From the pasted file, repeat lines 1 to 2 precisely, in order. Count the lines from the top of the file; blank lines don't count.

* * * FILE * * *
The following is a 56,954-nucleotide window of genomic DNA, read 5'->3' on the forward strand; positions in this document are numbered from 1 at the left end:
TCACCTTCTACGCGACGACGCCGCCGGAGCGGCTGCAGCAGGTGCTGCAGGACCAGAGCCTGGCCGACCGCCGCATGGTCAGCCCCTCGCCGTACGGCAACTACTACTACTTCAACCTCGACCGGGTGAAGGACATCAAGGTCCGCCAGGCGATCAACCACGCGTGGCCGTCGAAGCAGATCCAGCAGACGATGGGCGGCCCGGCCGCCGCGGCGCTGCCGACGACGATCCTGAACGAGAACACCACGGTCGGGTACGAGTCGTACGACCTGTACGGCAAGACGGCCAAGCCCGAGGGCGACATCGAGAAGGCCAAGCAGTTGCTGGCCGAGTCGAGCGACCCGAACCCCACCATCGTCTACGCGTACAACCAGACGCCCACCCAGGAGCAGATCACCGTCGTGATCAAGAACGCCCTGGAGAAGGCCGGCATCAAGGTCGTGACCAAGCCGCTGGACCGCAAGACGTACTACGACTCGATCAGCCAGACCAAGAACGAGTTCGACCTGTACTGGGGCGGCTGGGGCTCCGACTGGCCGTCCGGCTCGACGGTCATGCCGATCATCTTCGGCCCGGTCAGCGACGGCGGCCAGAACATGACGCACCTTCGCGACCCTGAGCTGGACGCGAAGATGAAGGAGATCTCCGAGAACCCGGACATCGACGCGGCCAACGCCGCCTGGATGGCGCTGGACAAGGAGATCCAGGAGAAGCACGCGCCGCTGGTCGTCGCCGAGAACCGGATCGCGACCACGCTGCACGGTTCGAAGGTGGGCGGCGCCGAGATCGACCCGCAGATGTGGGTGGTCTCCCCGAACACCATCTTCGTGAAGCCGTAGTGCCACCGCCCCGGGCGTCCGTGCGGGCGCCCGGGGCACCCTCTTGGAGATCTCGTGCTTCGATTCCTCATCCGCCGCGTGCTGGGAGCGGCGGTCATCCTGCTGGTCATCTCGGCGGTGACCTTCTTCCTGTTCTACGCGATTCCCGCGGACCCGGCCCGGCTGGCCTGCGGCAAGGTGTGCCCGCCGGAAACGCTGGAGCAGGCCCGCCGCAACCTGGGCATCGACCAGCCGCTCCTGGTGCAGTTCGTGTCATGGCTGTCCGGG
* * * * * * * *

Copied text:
The following is a 56,954-nucleotide window of genomic DNA, read 5'->3' on the forward strand; positions in this document are numbered from 1 at the left end:
TCACCTTCTACGCGACGACGCCGCCGGAGCGGCTGCAGCAGGTGCTGCAGGACCAGAGCCTGGCCGACCGCCGCATGGTCAGCCCCTCGCCGTACGGCAACTACTACTACTTCAACCTCGACCGGGTGAAGGACATCAAGGTCCGCCAGGCGATCAACCACGCGTGGCCGTCGAAGCAGATCCAGCAGACGATGGGCGGCCCGGCCGCCGCGGCGCTGCCGACGACGATCCTGAACGAGAACACCACGGTCGGGTACGAGTCGTACGACCTGTACGGCAAGACGGCCAAGCCCGAGGGCGACATCGAGAAGGCCAAGCAGTTGCTGGCCGAGTCGAGCGACCCGAACCCCACCATCGTCTACGCGTACAACCAGACGCCCACCCAGGAGCAGATCACCGTCGTGATCAAGAACGCCCTGGAGAAGGCCGGCATCAAGGTCGTGACCAAGCCGCTGGACCGCAAGACGTACTACGACTCGATCAGCCAGACCAAGAACGAGTTCGACCTGTACTGGGGCGGCTGGGGCTCCGACTGGCCGTCCGGCTCGACGGTCATGCCGATCATCTTCGGCCCGGTCAGCGACGGCGGCCAGAACATGACGCACCTTCGCGACCCTGAGCTGGACGCGAAGATGAAGGAGATCTCCGAGAACCCGGACATCGACGCGGCCAACGCCGCCTGGATGGCGCTGGACAAGGAGATCCAGGAGAAGCACGCGCCGCTGGTCGTCGCCGAGAACCGGATCGCGACCACGCTGCACGGTTCGAAGGTGGGCGGCGCCGAGATCGACCCGCAGATGTGGGTGGTCTCCCCGAACACCATCTTCGTGAAGCCGTAGTGCCACCGCCCCGGGCGTCCGTGCGGGCGCCCGGGGCACCCTCTTGGAGATCTCGTGCTTCGATTCCTCATCCGCCGCGTGCTGGGAGCGGCGGTCATCCTGCTGGTCATCTCGGCGGTGACCTTCTTCCTGTTCTACGCGATTCCCGCGGACCCGGCCCGGCTGGCCTGCGGCAAGGTGTGCCCGCCGGAAACGCTGGAGCAGGCCCGCCGCAACCTGGGCATCGACCAGCCGCTCCTGGTGCAGTTCGTGTCATGGCTGTCCGGG